Mean! Moody! Magnificent! Until you met her
Jane Russell was forgotten for sixty years, but yesterday she appeared on every front page. Why do film stars get such special treatment in death?
She died on Monday, aged 89, of a respiratory disease, with most in agreement that she did her best work in the 1940s.
She was married three times, with two of the marriages ending in divorce, one with much bitterness.
Alcoholism was a battle throughout her life and she spent a short time in jail for a drink-driving offence; a botched back-street abortion when she was 18 probably left her unable to have children.
In later years, having given up alcohol after her time in jail, she described herself as 'a teetotal mean-spirited right-wing conservative Christian bigot'.
And when asked what she thought of Hollywood stars with a social conscience like George Clooney, Susan Sarandon and Sean Penn, she replied: 'I think they're not well.'
She never did anything great. Yet Jane Russell's death is world news and her picture is on the front of every newspaper today. Why?
The simple answer is that Jane Russell was a film star. Few reading this will have heard of her because her era was the 40s and 50s.
In those days, she was very famous. 'Mean! Moody! Magnificent!'
was the publicity headline in her Hollywood debut in the 1943 film 'The Outlaw.'
The poster for the movie (above) featured Jane lying provocatively on a hay bale, and it was the defining image of her career.
Though a talented actress, it was her sex bomb image that made her a star.
But the star waned, and by the end of the 1950s Russell's film career was all but done, with only maybe four of her many films regarded as critical successes.
And it was all make-believe. Her screen persona was the creation of the publicity department and nothing like her real self. On screen, she was a sassy sex symbol and every man's fantasy. In real life, she held right-wing Christian beliefs and was a staunch supporter of family values and the American Way.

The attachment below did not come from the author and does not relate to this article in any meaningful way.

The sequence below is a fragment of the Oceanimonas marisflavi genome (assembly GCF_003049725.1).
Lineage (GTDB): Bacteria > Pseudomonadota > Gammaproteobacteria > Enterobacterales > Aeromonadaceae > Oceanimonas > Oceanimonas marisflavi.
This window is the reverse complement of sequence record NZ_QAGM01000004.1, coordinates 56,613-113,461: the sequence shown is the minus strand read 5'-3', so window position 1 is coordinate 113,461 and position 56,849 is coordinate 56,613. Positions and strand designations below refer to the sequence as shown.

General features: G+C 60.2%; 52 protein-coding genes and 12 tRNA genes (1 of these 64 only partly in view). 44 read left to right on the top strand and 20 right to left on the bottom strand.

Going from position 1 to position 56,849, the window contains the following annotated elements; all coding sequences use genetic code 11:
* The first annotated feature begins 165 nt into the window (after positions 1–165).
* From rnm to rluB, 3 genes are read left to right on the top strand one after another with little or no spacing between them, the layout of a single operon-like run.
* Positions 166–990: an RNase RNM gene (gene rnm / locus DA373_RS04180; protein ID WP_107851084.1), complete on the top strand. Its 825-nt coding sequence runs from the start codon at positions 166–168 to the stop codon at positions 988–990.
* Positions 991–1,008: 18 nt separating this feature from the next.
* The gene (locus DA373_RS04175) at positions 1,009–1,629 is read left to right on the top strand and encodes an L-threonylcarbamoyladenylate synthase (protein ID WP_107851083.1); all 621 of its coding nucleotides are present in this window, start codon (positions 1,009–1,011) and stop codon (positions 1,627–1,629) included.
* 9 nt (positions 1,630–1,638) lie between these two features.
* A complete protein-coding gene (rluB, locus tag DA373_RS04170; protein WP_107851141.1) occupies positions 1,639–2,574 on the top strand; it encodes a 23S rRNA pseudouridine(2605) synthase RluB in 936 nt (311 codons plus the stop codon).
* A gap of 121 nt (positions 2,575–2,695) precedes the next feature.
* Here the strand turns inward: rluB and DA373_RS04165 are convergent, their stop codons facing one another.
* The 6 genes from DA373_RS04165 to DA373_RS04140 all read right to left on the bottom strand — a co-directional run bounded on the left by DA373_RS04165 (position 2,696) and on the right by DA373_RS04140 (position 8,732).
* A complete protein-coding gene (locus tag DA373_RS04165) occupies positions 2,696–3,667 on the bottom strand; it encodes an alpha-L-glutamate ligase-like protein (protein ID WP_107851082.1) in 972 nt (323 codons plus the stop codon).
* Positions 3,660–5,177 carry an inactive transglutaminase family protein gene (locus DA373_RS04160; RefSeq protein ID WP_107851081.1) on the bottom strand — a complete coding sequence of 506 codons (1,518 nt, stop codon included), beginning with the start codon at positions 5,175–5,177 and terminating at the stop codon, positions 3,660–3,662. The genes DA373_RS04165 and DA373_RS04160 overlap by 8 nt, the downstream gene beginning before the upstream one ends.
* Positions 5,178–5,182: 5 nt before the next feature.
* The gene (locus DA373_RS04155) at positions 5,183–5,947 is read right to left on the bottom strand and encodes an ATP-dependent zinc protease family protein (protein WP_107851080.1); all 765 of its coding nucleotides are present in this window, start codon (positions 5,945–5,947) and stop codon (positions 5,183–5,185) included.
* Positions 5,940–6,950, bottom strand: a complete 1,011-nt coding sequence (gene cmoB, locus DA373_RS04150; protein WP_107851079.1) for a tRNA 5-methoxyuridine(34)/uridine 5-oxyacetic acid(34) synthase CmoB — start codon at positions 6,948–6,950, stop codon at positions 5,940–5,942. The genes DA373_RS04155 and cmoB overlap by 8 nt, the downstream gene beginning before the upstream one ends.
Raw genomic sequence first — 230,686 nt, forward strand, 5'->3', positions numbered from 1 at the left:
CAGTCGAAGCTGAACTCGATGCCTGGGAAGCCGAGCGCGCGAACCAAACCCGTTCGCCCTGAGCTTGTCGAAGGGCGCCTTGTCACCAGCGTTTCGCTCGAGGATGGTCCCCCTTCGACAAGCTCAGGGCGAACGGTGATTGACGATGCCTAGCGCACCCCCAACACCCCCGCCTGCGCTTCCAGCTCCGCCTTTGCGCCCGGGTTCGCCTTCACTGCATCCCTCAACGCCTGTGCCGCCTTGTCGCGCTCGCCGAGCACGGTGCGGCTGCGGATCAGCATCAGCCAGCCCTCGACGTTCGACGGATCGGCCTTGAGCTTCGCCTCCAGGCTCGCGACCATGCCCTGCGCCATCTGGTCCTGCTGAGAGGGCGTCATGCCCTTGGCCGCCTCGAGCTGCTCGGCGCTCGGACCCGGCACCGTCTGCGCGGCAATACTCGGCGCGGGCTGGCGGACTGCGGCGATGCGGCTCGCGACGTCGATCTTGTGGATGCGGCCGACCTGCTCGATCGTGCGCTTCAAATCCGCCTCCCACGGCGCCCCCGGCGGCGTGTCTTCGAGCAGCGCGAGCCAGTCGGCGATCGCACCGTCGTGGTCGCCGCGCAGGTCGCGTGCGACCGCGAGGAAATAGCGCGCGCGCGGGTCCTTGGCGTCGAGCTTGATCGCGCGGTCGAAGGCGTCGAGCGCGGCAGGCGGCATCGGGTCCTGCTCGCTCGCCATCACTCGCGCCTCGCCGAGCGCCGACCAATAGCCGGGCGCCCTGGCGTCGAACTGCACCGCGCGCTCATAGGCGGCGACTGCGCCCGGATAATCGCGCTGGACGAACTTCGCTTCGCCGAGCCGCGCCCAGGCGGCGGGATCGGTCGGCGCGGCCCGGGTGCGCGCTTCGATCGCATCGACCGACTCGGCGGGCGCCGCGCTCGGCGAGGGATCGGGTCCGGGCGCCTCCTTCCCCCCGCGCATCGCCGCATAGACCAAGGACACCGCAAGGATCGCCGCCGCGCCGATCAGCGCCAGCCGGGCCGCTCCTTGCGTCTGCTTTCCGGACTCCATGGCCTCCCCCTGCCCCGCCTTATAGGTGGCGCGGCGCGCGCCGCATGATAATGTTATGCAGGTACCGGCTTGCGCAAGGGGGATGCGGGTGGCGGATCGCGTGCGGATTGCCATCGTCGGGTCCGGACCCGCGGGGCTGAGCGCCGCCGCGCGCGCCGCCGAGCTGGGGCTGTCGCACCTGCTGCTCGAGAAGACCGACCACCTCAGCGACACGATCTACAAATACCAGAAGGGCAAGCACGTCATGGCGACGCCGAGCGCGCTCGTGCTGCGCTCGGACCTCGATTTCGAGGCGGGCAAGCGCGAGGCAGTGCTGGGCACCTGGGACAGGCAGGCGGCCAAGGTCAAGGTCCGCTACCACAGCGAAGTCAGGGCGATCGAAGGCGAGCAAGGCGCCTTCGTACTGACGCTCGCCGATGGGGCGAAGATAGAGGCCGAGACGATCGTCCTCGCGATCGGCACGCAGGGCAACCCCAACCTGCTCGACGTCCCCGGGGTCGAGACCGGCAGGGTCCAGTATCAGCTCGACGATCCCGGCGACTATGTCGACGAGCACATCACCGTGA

'Publicity,' she observed, 'can be terrible. But only if you don't have any.'
Here's looking at you
Why do we remember screen idols? They don't write the words they speak; they don't create the characters they play and rarely do they resemble them in real life.
Jane Russell was no devil-may-care sex symbol as we've discovered. Yet sixty years on, we're determined to remember her as one.
It's said that every star needs their fans. But perhaps the death of Jane Russell reminds us that fans need their stars even more. Screen fantasies who are untouched by real life, these icons of film reveal the enduring human need for escape into illusion.
- Which public figures most deserve to be mourned in death?
- Why do we often have stronger opinions about celebrities than we do about people we know?
- Which historical characters should be remembered? Write a two-minute obituary and share it with the group. Do you all choose someone different?
- Consider your heroes/those you admire - whether from the world of sport, music, films, politics or elsewhere. What does your choice of hero say about you? Write down your conclusions – and keep them in a notebook somewhere.
Some People Say...
“What good did actors ever do?”
What do you think?
Q & A
- If she only made four decent films, why was Jane Russell so famous?
- Put bluntly, because of her breasts. In those days, women had to be sex symbols in films, and she became famous mainly for her cleavage.
- So why did she give up on the movies.
- Well, sex symbols don't have a long shelf life. 'Why did I quit movies?' she said. 'Because I was getting too old! You couldn't go on acting in those years if you were an actress over 30.'
- Yet sixty years on, and with everything we know about her, the image remains?
- Yes. It's something about our relationship to screen figures. It seems they have the power to become for us something bigger than they are in reality.A …something profound dies in us. We never knew them but they lived in our make-believe world, which has such power over us.